After a two-year delay, a new 90-bed detention facility for boys and girls in Orange County's rural Trabuco Canyon won approval Tuesday from the Board of Supervisors, though some residents said they may sue to block it. The board voted unanimously for the county Probation Department's $17-million expansion of Joplin Youth Center, saying the need for more juvenile beds outweighs residents' objections that the project is poorly planned, would damage the environment and is too costly.
CALIFORNIA | LOCAL
December 12, 2001 | DAVID REYES, TIMES STAFF WRITER
After a two-year delay, a new 90-bed detention facility for boys and girls in Orange County's rural Trabuco Canyon won approval Tuesday from the Board of Supervisors, though some residents said they will sue to block it. The board voted unanimously for the county Probation Department's $17-million expansion at Joplin Youth Center, saying the need for more juvenile beds outweighs residents' objections that the project is poorly planned, will damage the environment and is too costly.
CALIFORNIA | LOCAL
November 11, 1991 | ERIC YOUNG, TIMES STAFF WRITER
Sheriff's deputies captured a 15-year-old boy and searched for his 18-year-old companion after the pair escaped Sunday morning from the Joplin Youth Center. Joplin officials refused to discuss the records of the two youths, and their names were not released because of their ages. The pair escaped on foot from the facility, located on a former ranch on a rural hill in Trabuco Canyon. The captured youth was taken to Juvenile Hall in Orange, Sheriff's Lt. William Francis said.
CALIFORNIA | LOCAL
January 11, 2002 | DAVID REYES, TIMES STAFF WRITER
A Trabuco Canyon environmental group filed a lawsuit Thursday against the county's proposed 90-bed expansion at Joplin Youth Center, saying it violates state laws. "We agree that something needs to be done to help with more beds for juveniles," said Richard Gomez, a spokesman for the Saddleback Canyons Conservancy. "But the law says to avoid significant effects where feasible."
CALIFORNIA | LOCAL
May 13, 2002 | DAVID REYES, TIMES STAFF WRITER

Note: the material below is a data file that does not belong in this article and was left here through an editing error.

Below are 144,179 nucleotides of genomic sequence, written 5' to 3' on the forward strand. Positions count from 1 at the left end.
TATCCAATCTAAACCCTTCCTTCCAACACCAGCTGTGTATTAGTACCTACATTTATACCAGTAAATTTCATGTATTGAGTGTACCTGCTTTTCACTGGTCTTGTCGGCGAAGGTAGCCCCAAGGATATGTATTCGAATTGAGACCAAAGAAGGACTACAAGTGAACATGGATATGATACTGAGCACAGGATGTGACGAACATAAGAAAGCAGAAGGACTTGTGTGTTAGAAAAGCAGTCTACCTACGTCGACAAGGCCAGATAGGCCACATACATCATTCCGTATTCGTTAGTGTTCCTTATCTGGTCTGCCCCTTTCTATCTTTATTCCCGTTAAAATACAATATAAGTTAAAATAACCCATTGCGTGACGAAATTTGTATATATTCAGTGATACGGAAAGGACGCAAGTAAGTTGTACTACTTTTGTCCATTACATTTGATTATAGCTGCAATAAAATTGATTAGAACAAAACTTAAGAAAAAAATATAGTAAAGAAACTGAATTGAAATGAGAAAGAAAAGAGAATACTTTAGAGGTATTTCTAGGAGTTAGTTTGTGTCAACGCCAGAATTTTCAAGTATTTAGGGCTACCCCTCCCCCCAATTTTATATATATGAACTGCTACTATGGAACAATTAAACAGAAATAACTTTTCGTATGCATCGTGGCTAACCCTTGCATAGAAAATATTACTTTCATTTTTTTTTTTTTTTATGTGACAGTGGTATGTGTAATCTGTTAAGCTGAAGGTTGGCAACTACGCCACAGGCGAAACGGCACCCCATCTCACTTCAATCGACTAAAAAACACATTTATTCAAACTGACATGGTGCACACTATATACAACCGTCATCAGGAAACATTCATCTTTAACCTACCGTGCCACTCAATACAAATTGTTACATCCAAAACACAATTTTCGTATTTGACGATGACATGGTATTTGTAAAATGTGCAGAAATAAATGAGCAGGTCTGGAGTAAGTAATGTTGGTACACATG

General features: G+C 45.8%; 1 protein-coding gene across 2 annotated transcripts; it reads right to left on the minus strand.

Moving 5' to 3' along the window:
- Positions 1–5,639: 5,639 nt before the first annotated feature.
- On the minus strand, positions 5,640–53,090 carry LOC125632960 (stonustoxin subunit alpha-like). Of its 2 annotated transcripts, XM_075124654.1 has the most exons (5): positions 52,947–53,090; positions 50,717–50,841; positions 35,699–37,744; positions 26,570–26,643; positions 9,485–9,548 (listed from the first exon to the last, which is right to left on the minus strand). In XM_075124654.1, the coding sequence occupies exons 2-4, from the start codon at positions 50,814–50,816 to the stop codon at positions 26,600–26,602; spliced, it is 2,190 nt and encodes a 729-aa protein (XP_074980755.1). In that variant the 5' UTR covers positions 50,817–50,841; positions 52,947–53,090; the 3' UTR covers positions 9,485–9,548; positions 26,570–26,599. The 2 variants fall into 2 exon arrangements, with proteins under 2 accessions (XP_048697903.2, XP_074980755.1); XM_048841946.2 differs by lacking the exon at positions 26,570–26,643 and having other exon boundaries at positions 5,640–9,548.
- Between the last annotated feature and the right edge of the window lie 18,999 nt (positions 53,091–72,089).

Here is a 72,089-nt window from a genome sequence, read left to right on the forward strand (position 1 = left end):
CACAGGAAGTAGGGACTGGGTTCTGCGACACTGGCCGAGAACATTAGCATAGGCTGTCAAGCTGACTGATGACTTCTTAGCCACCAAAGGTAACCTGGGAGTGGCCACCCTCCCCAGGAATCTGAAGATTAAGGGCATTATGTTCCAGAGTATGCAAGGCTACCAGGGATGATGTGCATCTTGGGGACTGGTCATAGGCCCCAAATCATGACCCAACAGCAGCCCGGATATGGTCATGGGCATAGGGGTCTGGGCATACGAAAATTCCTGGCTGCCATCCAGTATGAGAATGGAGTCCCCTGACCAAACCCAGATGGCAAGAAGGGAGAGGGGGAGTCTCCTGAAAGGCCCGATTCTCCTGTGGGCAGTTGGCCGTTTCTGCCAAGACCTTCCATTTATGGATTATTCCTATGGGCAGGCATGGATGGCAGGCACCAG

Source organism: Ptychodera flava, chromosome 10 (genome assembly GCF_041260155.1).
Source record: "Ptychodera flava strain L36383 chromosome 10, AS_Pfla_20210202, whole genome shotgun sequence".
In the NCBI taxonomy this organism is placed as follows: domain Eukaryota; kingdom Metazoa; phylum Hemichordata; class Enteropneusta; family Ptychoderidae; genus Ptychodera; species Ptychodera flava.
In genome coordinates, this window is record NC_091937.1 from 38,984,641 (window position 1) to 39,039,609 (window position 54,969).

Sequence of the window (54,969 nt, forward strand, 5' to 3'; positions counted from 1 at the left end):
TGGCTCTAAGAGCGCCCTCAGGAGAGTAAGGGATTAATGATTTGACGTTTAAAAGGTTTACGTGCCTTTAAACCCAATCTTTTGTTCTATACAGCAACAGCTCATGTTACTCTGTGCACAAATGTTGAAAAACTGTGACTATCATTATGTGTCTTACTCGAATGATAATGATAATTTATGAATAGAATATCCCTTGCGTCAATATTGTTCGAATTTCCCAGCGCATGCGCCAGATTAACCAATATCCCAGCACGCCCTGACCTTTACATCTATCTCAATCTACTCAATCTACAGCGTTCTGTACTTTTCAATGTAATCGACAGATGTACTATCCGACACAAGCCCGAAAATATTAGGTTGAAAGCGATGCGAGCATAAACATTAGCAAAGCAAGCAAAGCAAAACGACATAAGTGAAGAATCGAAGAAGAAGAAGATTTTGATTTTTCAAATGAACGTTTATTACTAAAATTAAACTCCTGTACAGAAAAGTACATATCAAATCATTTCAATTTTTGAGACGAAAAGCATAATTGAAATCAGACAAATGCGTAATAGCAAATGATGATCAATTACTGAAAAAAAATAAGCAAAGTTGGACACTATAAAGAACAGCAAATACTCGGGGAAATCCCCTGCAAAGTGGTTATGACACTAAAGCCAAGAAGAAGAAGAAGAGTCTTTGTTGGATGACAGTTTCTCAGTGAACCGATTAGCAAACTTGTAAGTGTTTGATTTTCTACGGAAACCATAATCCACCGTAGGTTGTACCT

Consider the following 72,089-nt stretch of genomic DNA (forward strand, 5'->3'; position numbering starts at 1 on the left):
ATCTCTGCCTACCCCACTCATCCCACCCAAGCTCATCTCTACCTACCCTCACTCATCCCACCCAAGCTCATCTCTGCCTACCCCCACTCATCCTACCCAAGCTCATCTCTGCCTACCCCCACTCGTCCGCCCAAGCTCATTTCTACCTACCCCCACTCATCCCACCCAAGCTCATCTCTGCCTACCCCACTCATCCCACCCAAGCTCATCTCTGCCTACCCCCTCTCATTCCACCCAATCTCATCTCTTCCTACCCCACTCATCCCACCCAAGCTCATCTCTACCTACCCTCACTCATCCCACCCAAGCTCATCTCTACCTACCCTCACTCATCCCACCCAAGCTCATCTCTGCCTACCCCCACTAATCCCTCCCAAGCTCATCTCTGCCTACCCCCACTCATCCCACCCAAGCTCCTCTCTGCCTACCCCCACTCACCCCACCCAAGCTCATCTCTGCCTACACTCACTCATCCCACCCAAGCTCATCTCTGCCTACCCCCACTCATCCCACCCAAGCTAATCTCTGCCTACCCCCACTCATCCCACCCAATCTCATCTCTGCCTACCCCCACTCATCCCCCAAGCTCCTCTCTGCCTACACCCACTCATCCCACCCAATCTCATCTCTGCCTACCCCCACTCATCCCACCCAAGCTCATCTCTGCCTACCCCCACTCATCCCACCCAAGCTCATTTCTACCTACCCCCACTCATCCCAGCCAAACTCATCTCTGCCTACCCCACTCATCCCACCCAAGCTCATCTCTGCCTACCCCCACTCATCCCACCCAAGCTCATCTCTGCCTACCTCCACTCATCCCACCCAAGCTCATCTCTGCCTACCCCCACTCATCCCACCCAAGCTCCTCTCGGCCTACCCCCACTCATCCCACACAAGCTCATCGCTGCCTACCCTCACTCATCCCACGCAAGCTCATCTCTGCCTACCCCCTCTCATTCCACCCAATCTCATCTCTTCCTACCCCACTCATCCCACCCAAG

Folks around Trabuco Canyon insist they're not rebellious by nature. It's just that the stakes are high in their fight against a neighbor who bulldozed four acres of oaks and coastal sage scrub without state and federal permits. To assess the extent of the grading, they hired a biologist to videotape the work. After all, the residents said, the area was possible habitat for endangered or threatened species. But the biologist was shooed off the property.
CALIFORNIA | LOCAL
January 11, 2002 | DAVID REYES, TIMES STAFF WRITER
A Trabuco Canyon environmental group filed a lawsuit Thursday against the county's proposed 90-bed expansion at Joplin Youth Center, saying it violates state laws. "We agree that something needs to be done to help with more beds for juveniles," said Richard Gomez, a spokesman for the Saddleback Canyons Conservancy. "But the law says to avoid significant effects where feasible."
CALIFORNIA | LOCAL
December 12, 2001 | DAVID REYES, TIMES STAFF WRITER
After a two-year delay, a new 90-bed detention facility for boys and girls in Orange County's rural Trabuco Canyon won approval Tuesday from the Board of Supervisors, though some residents said they may sue to block it. The board voted unanimously for the county Probation Department's $17-million expansion of Joplin Youth Center, saying the need for more juvenile beds outweighs residents' objections that the project is poorly planned, would damage the environment and is too costly.